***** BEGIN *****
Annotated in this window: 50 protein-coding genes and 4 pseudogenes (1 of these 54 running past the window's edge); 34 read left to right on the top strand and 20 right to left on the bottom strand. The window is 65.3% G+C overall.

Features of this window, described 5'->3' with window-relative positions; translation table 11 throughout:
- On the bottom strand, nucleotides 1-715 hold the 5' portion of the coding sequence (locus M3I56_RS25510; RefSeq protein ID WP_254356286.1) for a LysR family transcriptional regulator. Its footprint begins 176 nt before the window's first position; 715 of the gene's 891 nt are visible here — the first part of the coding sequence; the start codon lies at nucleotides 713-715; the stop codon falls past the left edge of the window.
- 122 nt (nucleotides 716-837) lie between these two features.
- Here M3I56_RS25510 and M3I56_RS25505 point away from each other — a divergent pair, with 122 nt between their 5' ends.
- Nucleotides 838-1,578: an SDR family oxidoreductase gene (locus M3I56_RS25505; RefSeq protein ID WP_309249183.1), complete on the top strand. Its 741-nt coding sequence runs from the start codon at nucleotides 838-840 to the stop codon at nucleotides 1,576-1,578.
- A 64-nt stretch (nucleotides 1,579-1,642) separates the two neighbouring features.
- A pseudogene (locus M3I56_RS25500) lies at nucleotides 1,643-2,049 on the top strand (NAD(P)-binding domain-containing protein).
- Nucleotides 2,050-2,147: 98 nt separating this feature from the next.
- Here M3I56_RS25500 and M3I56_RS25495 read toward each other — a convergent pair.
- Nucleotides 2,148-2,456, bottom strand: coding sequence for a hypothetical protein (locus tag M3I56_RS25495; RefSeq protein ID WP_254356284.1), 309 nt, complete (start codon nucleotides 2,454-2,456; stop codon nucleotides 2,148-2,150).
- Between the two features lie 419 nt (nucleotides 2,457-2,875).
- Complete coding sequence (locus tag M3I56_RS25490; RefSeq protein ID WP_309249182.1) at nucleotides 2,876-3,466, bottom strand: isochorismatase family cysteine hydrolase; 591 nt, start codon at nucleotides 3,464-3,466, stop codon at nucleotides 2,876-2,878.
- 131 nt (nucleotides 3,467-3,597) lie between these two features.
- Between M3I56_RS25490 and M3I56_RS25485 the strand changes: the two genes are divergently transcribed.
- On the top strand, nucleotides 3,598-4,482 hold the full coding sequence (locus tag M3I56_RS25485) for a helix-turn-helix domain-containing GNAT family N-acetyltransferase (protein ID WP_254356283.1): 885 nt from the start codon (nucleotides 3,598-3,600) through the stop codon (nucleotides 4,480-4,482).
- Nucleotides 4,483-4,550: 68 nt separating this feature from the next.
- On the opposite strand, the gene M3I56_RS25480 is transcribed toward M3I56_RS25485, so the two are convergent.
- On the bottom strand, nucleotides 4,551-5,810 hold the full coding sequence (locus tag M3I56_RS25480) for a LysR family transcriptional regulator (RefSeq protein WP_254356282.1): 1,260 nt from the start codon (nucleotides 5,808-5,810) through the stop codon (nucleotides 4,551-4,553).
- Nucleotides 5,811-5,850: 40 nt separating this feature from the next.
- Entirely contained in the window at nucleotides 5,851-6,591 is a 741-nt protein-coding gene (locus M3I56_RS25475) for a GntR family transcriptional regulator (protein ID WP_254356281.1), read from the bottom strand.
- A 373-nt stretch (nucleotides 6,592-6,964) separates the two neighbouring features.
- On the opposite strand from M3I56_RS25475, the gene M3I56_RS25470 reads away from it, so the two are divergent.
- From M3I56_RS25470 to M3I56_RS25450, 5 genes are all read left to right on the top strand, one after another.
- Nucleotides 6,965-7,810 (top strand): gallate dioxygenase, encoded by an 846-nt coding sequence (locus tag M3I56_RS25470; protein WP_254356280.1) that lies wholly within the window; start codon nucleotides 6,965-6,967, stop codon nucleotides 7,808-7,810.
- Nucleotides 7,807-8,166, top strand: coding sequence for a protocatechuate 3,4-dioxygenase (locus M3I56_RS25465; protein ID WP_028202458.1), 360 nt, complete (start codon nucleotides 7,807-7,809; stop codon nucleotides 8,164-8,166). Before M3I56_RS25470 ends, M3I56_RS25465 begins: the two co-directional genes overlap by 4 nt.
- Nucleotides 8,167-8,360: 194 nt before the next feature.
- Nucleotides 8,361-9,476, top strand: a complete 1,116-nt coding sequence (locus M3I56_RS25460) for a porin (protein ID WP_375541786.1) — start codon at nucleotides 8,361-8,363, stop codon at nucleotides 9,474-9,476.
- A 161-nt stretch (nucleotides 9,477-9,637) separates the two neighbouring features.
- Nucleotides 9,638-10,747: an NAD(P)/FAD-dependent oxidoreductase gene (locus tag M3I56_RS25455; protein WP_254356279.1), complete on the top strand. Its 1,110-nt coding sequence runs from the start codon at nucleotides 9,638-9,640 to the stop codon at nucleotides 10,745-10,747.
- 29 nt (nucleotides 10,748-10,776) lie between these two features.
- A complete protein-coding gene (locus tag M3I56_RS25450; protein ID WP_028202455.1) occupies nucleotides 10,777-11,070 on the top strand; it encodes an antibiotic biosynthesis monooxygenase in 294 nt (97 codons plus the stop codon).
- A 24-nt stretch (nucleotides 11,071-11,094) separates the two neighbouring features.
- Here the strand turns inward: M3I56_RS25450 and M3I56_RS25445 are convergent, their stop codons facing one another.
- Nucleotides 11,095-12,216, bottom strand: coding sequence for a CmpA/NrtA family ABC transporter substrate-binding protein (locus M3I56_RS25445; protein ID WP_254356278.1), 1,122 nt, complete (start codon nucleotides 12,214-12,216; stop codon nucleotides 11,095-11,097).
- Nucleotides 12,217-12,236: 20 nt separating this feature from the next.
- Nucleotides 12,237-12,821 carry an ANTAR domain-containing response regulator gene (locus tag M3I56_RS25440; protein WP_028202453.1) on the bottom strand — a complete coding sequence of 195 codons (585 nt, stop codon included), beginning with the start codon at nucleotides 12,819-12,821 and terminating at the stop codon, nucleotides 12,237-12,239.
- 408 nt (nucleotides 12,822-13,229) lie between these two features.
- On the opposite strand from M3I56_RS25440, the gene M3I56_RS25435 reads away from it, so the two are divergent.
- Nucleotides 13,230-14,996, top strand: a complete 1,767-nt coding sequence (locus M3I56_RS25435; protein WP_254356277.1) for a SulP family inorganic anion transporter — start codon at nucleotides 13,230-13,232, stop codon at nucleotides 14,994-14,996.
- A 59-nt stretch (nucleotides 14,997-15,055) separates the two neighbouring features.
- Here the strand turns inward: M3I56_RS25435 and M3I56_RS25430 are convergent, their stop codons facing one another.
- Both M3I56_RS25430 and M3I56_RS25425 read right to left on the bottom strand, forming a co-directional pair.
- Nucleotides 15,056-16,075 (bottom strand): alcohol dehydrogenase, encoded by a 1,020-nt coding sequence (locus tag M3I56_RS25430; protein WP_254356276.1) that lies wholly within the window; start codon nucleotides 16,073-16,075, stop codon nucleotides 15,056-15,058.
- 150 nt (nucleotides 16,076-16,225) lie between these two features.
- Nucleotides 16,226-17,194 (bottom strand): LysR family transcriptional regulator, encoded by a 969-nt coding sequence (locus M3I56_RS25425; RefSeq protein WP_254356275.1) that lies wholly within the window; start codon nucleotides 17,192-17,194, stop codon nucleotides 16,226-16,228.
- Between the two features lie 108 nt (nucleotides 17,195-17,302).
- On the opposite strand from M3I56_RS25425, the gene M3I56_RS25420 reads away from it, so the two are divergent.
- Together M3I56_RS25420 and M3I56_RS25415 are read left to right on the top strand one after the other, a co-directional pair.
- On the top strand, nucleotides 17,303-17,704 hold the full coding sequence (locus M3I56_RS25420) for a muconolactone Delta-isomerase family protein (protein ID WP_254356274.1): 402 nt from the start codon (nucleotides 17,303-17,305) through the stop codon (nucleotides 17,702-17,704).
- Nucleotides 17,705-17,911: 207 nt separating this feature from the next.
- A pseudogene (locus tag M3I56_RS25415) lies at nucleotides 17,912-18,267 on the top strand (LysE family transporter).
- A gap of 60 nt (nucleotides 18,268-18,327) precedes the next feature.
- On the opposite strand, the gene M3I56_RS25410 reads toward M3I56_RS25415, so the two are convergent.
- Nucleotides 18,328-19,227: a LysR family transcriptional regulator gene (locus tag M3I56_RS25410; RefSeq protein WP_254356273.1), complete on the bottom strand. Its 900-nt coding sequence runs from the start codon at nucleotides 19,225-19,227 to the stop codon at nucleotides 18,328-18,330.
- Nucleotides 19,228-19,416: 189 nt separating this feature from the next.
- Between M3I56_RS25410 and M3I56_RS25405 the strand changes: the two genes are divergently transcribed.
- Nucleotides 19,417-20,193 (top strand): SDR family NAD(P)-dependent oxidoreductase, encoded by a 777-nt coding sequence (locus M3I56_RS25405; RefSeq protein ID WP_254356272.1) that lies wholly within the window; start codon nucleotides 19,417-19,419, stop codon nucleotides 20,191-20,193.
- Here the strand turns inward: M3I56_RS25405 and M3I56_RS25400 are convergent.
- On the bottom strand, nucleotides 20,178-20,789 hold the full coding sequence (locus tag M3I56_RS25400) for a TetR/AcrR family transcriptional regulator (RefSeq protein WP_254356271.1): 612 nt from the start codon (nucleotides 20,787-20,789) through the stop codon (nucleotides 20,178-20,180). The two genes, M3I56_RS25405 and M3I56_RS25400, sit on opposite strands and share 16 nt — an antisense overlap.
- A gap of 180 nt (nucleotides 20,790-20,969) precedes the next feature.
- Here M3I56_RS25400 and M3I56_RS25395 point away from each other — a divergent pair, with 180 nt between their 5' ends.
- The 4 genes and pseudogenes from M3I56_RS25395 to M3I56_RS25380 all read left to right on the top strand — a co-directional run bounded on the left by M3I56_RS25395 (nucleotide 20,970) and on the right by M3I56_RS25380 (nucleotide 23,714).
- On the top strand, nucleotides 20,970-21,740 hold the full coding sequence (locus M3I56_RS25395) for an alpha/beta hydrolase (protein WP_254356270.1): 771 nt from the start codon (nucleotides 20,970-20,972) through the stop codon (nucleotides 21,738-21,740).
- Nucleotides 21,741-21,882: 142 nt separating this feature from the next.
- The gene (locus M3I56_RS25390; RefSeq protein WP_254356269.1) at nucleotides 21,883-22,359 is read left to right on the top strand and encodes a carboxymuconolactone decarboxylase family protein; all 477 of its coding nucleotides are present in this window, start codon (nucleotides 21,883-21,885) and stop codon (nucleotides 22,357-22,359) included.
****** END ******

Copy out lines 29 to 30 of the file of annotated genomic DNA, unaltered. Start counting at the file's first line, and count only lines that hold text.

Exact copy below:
- A 161-nt stretch (nucleotides 9,477-9,637) separates the two neighbouring features.
- Nucleotides 9,638-10,747: an NAD(P)/FAD-dependent oxidoreductase gene (locus tag M3I56_RS25455; protein WP_254356279.1), complete on the top strand. Its 1,110-nt coding sequence runs from the start codon at nucleotides 9,638-9,640 to the stop codon at nucleotides 10,745-10,747.